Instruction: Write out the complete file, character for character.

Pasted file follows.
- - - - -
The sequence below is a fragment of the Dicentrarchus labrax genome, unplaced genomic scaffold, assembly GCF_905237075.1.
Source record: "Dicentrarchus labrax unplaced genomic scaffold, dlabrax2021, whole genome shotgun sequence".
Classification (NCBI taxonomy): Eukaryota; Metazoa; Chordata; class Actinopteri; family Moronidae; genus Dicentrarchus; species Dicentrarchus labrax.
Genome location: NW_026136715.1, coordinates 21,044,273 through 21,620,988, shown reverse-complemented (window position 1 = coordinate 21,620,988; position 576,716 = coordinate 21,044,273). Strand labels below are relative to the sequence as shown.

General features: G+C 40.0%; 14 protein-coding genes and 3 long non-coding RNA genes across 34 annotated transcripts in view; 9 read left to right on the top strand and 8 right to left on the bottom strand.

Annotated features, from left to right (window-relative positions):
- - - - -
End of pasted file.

The sequence below is a fragment of the Dicentrarchus labrax genome, unplaced genomic scaffold, assembly GCF_905237075.1.
Source record: "Dicentrarchus labrax unplaced genomic scaffold, dlabrax2021, whole genome shotgun sequence".
Classification (NCBI taxonomy): Eukaryota; Metazoa; Chordata; class Actinopteri; family Moronidae; genus Dicentrarchus; species Dicentrarchus labrax.
Genome location: NW_026136715.1, coordinates 21,044,273 through 21,620,988, shown reverse-complemented (window position 1 = coordinate 21,620,988; position 576,716 = coordinate 21,044,273). Strand labels below are relative to the sequence as shown.

General features: G+C 40.0%; 14 protein-coding genes and 3 long non-coding RNA genes across 34 annotated transcripts in view; 9 read left to right on the top strand and 8 right to left on the bottom strand.

Annotated features, from left to right (window-relative positions):